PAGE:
In a recent study, the German Economic Team analyses recent developments in income distribution and poverty reduction in Georgia between 2010 and 2018, looking at trends within Georgia and putting them in an international context. Due to limited data availability, this study does not relate to the most recent distributional policies of the government and the impact of the COVID 19 pandemic.
As a key result, we find a strong decrease in poverty: while almost one third of the population was living in absolute poverty in 2010, this figure had halved to 16% by 2015. However, no further decrease materialized in the final years of our observation period and poverty is high compared to regional peer countries.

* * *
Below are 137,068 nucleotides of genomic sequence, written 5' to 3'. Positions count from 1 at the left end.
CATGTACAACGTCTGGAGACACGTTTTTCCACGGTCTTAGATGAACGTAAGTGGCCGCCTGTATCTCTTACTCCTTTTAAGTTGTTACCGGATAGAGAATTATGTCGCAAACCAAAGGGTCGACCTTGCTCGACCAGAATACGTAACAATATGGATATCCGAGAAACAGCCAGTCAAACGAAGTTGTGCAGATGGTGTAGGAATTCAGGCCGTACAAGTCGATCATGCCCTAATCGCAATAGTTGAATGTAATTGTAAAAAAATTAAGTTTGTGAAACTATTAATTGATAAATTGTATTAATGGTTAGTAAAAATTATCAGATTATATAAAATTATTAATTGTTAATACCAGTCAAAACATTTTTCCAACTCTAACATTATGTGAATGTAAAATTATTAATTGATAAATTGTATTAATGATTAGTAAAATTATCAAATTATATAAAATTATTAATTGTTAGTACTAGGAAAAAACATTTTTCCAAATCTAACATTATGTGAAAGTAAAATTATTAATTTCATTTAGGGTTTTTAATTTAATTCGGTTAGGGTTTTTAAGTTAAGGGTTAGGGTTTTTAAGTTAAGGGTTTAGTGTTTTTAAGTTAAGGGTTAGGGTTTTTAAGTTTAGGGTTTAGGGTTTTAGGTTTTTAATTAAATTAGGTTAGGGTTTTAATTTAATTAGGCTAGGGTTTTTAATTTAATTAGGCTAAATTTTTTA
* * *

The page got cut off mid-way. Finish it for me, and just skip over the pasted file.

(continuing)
Inequality in net incomes has decreased, as shown by a reduction of the Gini coefficient from 45.0 to 40.4. Redistribution reduces market inequality by about one fifth. Notwithstanding the sizeable reduction in income inequality, its value remains high in international comparison.
Georgia’s economy is characterized by the major importance of Tbilisi. The disparity between the capital and the rest of the country is sizeable, with Tbilisi having a GDP per capita about 2.4 times as high as the rest of Georgia. However, this gap has narrowed during the observation period.